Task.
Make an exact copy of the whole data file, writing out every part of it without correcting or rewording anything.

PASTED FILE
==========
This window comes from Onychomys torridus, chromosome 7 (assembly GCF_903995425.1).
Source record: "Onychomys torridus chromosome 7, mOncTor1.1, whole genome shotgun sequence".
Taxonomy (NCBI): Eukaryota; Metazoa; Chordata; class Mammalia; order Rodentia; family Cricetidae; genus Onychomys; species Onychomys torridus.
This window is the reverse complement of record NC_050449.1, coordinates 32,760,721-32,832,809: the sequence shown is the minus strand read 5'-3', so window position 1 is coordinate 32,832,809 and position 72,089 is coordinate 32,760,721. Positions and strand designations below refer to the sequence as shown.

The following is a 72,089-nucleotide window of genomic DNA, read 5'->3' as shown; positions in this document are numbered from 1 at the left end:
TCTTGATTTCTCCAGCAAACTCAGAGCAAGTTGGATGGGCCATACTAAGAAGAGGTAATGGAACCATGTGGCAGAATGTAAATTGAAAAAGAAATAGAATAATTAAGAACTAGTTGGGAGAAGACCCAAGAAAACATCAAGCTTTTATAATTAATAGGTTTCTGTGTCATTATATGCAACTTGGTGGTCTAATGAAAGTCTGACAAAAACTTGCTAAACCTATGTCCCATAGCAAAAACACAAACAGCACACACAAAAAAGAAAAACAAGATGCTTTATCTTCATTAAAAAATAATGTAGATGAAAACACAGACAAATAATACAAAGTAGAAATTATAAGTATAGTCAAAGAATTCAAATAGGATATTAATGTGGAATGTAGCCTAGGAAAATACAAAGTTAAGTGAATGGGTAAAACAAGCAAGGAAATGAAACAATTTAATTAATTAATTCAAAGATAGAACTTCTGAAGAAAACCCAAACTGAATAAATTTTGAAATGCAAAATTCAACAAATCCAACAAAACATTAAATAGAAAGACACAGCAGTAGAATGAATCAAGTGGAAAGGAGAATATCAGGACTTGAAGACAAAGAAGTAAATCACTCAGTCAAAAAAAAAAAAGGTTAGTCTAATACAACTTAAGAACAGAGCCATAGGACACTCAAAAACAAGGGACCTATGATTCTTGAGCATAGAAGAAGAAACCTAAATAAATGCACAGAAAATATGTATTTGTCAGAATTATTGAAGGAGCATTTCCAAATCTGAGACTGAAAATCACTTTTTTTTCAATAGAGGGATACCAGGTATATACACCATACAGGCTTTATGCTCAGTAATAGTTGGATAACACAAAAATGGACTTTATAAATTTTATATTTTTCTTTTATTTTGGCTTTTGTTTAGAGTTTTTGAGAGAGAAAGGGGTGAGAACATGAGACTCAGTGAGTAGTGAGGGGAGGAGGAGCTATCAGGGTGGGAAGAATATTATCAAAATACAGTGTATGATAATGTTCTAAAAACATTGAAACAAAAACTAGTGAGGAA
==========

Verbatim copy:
This window comes from Onychomys torridus, chromosome 7 (assembly GCF_903995425.1).
Source record: "Onychomys torridus chromosome 7, mOncTor1.1, whole genome shotgun sequence".
Taxonomy (NCBI): Eukaryota; Metazoa; Chordata; class Mammalia; order Rodentia; family Cricetidae; genus Onychomys; species Onychomys torridus.
This window is the reverse complement of record NC_050449.1, coordinates 32,760,721-32,832,809: the sequence shown is the minus strand read 5'-3', so window position 1 is coordinate 32,832,809 and position 72,089 is coordinate 32,760,721. Positions and strand designations below refer to the sequence as shown.

The following is a 72,089-nucleotide window of genomic DNA, read 5'->3' as shown; positions in this document are numbered from 1 at the left end:
TCTTGATTTCTCCAGCAAACTCAGAGCAAGTTGGATGGGCCATACTAAGAAGAGGTAATGGAACCATGTGGCAGAATGTAAATTGAAAAAGAAATAGAATAATTAAGAACTAGTTGGGAGAAGACCCAAGAAAACATCAAGCTTTTATAATTAATAGGTTTCTGTGTCATTATATGCAACTTGGTGGTCTAATGAAAGTCTGACAAAAACTTGCTAAACCTATGTCCCATAGCAAAAACACAAACAGCACACACAAAAAAGAAAAACAAGATGCTTTATCTTCATTAAAAAATAATGTAGATGAAAACACAGACAAATAATACAAAGTAGAAATTATAAGTATAGTCAAAGAATTCAAATAGGATATTAATGTGGAATGTAGCCTAGGAAAATACAAAGTTAAGTGAATGGGTAAAACAAGCAAGGAAATGAAACAATTTAATTAATTAATTCAAAGATAGAACTTCTGAAGAAAACCCAAACTGAATAAATTTTGAAATGCAAAATTCAACAAATCCAACAAAACATTAAATAGAAAGACACAGCAGTAGAATGAATCAAGTGGAAAGGAGAATATCAGGACTTGAAGACAAAGAAGTAAATCACTCAGTCAAAAAAAAAAAAGGTTAGTCTAATACAACTTAAGAACAGAGCCATAGGACACTCAAAAACAAGGGACCTATGATTCTTGAGCATAGAAGAAGAAACCTAAATAAATGCACAGAAAATATGTATTTGTCAGAATTATTGAAGGAGCATTTCCAAATCTGAGACTGAAAATCACTTTTTTTTCAATAGAGGGATACCAGGTATATACACCATACAGGCTTTATGCTCAGTAATAGTTGGATAACACAAAAATGGACTTTATAAATTTTATATTTTTCTTTTATTTTGGCTTTTGTTTAGAGTTTTTGAGAGAGAAAGGGGTGAGAACATGAGACTCAGTGAGTAGTGAGGGGAGGAGGAGCTATCAGGGTGGGAAGAATATTATCAAAATACAGTGTATGATAATGTTCTAAAAACATTGAAACAAAAACTAGTGAGGAA